When you can show someone tangible evidence of how loud it is, and how it will impair his/her hearing without the right personal protective equipment (PPE), he/she is much more apt to use the gear provided. With BIM 360, quantifying observations with photos, texts and annotated drawings or pictures has improved our recordkeeping immensely. Being able to run a variety of reports for one specific subcontractor or team member is also extremely helpful. Through these reporting tools, we have tangible proof that we can address with immediate action.
CBO: What advice do you have for risk managers/safety personnel for building a company culture centered around safety?
RM: From someone who has worked in other roles on the jobsite, it’s extremely important to remember that as a safety manager, I am dealing with individuals—with human factors. You really have to think about the people involved when you are structuring training programs and making purchasing and process decisions. One method of training will work for one group on the jobsite, but it won’t for another. Employees are molded by their past experiences. My job is to give each employee everything he/she needs, so he/she rarely needs me. If I’ve done that, the employee will instill safety into every single task he/she completes on the jobsite.
Ownership is key. It’s almost like training your replacement, except you are training every employee on the jobsite. I have to connect with every employee, which means at times, I have to hand-hold, and sometimes I have to use tough love. Educating the entire team throughout the process makes the safety culture stick. For a project that lasts a while, such as the one I am currently working on at the airport, there are times where it seems that the fervor the team possessed in the beginning has died slightly. Pay attention to that feeling, and make sure you encourage it to continue—that’s how you maintain a high degree of safety.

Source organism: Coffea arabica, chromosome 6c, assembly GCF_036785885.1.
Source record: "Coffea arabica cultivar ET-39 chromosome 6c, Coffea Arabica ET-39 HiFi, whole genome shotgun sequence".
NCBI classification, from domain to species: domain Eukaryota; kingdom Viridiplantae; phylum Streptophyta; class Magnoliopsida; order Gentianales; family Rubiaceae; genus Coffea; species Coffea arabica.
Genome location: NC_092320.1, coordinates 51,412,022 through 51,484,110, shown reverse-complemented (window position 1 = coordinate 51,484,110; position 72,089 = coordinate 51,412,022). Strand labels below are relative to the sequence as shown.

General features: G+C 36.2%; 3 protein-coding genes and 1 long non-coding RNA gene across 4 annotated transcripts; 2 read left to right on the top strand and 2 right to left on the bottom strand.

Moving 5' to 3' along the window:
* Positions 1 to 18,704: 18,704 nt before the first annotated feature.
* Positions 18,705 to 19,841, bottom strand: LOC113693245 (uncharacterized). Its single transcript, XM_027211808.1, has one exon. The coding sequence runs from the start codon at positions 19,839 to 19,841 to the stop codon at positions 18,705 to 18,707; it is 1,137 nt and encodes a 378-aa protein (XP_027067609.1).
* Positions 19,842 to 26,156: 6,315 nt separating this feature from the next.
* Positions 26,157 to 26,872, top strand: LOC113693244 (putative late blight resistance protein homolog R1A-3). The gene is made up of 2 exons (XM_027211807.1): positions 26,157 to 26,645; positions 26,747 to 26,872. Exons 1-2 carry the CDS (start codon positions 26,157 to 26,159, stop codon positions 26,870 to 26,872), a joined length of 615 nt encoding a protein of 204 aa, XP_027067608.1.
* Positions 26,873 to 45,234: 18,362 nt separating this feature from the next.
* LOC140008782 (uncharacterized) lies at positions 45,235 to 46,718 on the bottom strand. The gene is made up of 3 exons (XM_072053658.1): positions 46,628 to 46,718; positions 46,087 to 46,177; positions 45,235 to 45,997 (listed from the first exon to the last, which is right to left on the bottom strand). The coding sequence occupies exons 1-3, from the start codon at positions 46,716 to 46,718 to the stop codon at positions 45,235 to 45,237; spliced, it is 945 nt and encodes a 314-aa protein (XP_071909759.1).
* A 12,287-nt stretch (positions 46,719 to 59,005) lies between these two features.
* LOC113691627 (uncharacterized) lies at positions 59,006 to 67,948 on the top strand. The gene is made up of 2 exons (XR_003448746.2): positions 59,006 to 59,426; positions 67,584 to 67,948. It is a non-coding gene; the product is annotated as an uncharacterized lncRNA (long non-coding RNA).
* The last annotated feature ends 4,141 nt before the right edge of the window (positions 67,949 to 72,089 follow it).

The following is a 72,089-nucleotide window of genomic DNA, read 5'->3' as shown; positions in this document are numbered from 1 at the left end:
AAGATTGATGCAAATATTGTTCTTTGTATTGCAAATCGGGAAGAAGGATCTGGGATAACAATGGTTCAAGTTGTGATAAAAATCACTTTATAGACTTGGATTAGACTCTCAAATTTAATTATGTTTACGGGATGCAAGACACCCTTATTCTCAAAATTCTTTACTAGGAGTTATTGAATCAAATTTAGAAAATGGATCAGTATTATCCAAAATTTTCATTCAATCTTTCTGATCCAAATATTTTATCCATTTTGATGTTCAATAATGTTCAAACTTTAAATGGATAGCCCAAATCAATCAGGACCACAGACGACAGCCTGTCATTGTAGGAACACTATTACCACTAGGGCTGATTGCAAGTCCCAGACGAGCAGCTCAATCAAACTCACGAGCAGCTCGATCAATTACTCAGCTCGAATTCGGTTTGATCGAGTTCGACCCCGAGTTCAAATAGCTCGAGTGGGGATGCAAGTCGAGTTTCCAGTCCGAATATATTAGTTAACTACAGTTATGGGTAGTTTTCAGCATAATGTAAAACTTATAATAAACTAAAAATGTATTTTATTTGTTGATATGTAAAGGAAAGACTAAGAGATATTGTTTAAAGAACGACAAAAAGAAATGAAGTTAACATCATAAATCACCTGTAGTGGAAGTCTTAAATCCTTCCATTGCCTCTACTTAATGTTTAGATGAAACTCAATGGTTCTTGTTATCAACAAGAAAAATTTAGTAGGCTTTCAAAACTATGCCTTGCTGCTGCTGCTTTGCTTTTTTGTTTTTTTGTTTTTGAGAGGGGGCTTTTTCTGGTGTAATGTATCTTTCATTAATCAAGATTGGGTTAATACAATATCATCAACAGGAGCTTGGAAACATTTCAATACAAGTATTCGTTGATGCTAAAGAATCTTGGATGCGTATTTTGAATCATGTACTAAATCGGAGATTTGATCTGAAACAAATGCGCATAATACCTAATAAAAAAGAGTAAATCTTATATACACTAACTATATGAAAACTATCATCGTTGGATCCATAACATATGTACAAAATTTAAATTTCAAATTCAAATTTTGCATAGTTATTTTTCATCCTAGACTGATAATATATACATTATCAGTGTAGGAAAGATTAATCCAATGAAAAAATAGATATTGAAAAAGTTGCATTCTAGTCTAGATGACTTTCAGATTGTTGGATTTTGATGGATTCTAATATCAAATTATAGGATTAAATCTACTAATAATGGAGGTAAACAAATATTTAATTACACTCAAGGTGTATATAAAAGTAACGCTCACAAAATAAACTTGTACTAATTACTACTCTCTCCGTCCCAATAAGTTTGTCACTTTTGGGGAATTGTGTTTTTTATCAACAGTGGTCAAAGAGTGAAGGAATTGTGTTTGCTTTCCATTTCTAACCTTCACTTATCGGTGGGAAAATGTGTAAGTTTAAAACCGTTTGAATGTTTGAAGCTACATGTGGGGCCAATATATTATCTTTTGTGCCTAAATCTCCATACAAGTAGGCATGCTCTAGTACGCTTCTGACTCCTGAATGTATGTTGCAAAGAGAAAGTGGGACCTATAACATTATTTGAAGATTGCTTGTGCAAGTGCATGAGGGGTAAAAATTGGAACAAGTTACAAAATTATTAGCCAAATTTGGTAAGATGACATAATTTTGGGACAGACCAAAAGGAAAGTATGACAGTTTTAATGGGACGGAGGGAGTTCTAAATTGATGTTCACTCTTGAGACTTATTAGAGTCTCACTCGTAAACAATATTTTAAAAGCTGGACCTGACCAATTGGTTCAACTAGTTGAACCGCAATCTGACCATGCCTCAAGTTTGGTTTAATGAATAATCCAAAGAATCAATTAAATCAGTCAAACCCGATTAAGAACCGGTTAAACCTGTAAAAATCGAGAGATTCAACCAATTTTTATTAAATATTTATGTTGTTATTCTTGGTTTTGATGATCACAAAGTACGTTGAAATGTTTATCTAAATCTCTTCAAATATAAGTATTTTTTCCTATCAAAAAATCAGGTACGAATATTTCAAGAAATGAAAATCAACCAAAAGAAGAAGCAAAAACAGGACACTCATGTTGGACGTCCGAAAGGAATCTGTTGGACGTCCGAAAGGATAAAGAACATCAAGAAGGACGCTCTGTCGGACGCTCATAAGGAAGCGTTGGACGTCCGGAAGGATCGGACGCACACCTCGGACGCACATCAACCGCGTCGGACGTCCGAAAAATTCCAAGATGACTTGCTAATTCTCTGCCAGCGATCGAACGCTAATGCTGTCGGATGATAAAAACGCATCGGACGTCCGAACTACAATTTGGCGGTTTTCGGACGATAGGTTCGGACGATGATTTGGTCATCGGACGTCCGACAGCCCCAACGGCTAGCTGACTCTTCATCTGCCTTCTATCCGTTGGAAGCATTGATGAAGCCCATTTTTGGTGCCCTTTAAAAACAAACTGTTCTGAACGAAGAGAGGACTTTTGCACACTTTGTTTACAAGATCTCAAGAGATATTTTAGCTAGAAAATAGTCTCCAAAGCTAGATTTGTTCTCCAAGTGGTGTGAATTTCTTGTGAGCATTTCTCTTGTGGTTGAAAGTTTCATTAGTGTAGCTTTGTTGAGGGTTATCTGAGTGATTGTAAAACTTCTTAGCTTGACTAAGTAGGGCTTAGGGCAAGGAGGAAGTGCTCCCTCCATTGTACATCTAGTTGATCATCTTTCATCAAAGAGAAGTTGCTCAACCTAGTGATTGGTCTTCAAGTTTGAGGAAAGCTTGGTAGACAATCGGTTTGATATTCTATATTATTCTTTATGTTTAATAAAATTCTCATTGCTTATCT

CBO: How have recent OSHA regulation changes or updates affected your planning for jobsite processes?
RM: Luckily, many of our standards have been ahead of OSHA regulation changes. Anyone who comes on the site has to comply with the standards we have in place. We have been very proactive in talking about any regulation changes months ahead of time. We have also brought in several vendors to do product demos and discuss regulation updates. Our ability to adapt to new standards is dependent on educating our folks in the field well ahead of time. There is an understanding that whatever the field team needs to easily comply with new standards, they will receive it. Because of this, our subcontractors are usually on board early on as well. They appreciate that these processes are in place.
CBO: Anything we’ve forgotten to discuss?
RM: It’s important to me that I focus on being genuine and showing that I care about the outcome of each employee on the jobsite. Working and communicating to find a solution together is always my goal. There’s a growing awareness that safety professionals aren’t just there to stand around and point out what’s wrong or unsafe. It’s good that a changing mentality exists. We are present to help, not hinder.
For more information, visit McCarthy Building Companies Inc.